Center for Information Technology (CIT)


The Center for Information Technology (CIT) provides the NIH community with a secure and reliable IT infrastructure and a variety of IT and scientific computing services that support its mission-critical research and administrative activities. Among its activities, CIT provides the following:

  • a robust and secure enterprise network service for NIH staff
  • state-of-the-art, high-performance scientific computing platforms and applications
  • secure access to IT systems, including computers and applications
  • data-processing, hosting, and storage facilities
  • cloud computing infrastructure, tools, technologies, and other related services
  • advanced algorithms and data visualization applications
  • access to discounted software products and applications information, expertise, and training.

Important Events in CIT History

1954 — A central data-processing facility is established in the NIH Office of the Director, combining EAM (punched card) equipment and biometric expertise.

1958 — NIH installs its first electronic digital computer as an experimental device.

October 1961 — NIH installs its first "second generation" computer.

April 1963 — The Division of Computer Research and Technology (DCRT) is established.

1966 — Dr. Arnold W. Pratt is named DCRT's first Director.

April 1966 — Components of the "third-generation" computer system are installed.

June 1969 — Minicomputers designed by DCRT are installed in NIH laboratories.

August 1969 — DCRT introduces WYLBUR, to provide new computing capabilities to the administrative and scientific communities.

May 1979 — An interagency agreement establishes the NIH Central Computer Utility as a Federal Data Processing Center.

1981 — DCRT designs and implements NIH Extended WYLBUR, providing text-editing capabilities used for NIH publications, grants guidance and summary statements, and research papers.

April 1983 — The Personal Workstation Project forms to determine how NIH personnel can use personal computers.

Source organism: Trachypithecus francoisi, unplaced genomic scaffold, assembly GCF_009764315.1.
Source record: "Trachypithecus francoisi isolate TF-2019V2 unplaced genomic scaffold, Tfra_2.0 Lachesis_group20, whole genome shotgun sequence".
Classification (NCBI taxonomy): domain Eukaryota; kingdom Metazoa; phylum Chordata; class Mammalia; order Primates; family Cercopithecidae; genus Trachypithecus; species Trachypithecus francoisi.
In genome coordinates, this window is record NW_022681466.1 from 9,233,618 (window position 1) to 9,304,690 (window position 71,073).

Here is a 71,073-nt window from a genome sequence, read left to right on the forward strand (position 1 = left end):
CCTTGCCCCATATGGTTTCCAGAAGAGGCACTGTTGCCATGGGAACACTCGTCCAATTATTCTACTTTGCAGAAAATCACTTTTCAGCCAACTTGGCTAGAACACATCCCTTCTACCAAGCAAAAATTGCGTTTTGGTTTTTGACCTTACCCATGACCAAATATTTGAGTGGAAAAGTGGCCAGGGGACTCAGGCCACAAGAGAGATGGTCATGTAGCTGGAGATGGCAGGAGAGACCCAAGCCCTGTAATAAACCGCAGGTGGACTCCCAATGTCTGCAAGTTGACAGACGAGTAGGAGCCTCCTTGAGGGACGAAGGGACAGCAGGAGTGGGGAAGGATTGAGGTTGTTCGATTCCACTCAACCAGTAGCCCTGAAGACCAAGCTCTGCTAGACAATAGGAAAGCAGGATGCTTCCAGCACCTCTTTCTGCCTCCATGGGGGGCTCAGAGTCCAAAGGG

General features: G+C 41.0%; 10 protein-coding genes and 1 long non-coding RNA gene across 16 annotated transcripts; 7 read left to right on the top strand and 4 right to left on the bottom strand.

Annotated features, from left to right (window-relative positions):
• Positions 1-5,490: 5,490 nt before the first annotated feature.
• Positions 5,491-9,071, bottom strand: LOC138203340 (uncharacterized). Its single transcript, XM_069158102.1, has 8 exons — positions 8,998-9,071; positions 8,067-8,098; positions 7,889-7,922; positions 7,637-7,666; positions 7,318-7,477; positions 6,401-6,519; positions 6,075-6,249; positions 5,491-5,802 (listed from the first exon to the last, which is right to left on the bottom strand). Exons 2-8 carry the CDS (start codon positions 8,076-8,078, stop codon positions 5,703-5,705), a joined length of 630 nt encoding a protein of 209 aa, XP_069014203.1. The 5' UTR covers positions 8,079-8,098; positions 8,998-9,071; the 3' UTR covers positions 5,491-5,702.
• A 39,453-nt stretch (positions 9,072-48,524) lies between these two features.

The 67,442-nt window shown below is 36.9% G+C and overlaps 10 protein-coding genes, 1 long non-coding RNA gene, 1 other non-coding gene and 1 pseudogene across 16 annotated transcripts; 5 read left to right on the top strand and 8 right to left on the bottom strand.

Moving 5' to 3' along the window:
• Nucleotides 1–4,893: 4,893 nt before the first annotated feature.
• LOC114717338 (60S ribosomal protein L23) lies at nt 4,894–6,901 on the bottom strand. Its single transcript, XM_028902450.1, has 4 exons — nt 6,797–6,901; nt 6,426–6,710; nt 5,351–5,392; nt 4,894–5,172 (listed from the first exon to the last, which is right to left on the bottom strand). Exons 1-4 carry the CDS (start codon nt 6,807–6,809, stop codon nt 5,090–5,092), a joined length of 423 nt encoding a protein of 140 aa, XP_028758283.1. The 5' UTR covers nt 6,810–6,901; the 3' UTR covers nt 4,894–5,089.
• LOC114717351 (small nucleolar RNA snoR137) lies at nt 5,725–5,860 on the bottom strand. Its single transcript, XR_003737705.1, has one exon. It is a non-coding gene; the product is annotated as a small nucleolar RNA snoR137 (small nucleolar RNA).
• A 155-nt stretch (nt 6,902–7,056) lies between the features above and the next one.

1988 — The Convex Unix-based super mini-computer is installed and the network task group is created.

1990 — Extensive networking (NIHnet) is installed at NIH, providing connectivity for 60 local area networks.

November 1990 — Dr. David Rodbard is named DCRT Director.

June 1992 — The NIH Director approves creation of the Office of Information Resources Management (OIRM) in the NIH Office of the Director.

September 1993 — The Information Systems Security Officers committee is established to handle NIH IT security issues.

April 1996 — William L. Risso is named Acting DCRT Director.

1997 — A review of the Director of NIH’s administrative structure recommends that NIH implement IT recommendations by appointing a permanent CIO and establishing a CIO organization.

March 1998 — The Center for Information Technology (CIT) is formed, combining the functions of the DCRT, OIRM, and the Telecommunications Branch. Alan S. Graeff is named NIH’s first CIO and Director of the newly formed CIT.

2003 — The CIT help desk is formally established as the NIH IT Help Desk.

2005 — Dr. John F. Jones, Jr. is named Acting CIT Director.

2007 — CIT designs a new system for the, a general purpose scientific platform that hosts applications in response to technology needs of the NIH research community.

2008 — The Office of the CIO (OCIO) is created as a new organization in the NIH Office of the NIH Director (OD). Dr. John F. Jones, Jr. is named NIH CIO (OD) and Acting CIT Director.

June 2008 — CIT deploys the NIH Federated Authentication Identity Service (NIH Federated Login).

August 2008 — CIT announces the first online Service Catalog, providing customers with a single, online authoritative source of service information.

June 2010 — CIT adds compute nodes to the NIH Biowulf Cluster (one of its main high-performance computing systems), greatly increasing compute power for a wide range of biomedical research applications, including those in genomics, imaging, molecular dynamics, and statistical analysis.

February 2011 — Thomas G. Murphy is named Acting CIT Director.

October 2011 — Andrea T. Norris is named CIT Director and Acting NIH CIO.

August 2012 — CIT Director Andrea T. Norris is named NIH CIO.